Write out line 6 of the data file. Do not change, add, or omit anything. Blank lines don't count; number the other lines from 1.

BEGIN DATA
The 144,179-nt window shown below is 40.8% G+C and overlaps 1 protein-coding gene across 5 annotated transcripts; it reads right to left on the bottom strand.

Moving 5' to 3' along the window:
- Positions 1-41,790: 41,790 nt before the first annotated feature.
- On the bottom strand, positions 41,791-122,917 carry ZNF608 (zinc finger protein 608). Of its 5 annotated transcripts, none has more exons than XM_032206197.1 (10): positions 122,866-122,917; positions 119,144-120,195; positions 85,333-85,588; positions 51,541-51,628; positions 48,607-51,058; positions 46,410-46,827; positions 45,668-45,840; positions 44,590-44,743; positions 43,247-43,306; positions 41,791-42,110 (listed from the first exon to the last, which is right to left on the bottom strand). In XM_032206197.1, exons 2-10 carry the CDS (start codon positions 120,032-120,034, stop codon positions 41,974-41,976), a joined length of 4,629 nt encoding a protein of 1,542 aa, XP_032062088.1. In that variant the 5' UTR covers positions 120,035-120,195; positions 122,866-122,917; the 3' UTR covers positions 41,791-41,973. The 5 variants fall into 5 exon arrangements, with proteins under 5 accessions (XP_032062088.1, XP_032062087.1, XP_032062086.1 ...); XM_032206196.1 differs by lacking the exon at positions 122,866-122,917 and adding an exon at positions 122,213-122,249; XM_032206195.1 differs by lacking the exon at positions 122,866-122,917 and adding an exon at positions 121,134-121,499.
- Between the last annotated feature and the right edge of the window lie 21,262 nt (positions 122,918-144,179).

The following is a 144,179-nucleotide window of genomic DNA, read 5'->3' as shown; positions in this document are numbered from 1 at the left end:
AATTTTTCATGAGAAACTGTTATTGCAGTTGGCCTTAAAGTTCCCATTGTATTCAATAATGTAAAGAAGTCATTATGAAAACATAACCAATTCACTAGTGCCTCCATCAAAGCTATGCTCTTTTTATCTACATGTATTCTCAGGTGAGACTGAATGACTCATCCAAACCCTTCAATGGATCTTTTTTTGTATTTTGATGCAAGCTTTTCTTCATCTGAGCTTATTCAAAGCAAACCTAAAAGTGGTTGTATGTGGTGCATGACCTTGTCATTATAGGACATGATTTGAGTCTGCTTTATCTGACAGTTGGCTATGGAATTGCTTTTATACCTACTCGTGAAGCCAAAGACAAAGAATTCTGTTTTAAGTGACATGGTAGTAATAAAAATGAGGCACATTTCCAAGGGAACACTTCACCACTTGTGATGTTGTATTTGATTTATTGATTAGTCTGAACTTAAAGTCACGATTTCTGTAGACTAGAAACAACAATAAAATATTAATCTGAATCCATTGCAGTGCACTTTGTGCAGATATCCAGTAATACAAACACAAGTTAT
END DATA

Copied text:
The following is a 144,179-nucleotide window of genomic DNA, read 5'->3' as shown; positions in this document are numbered from 1 at the left end: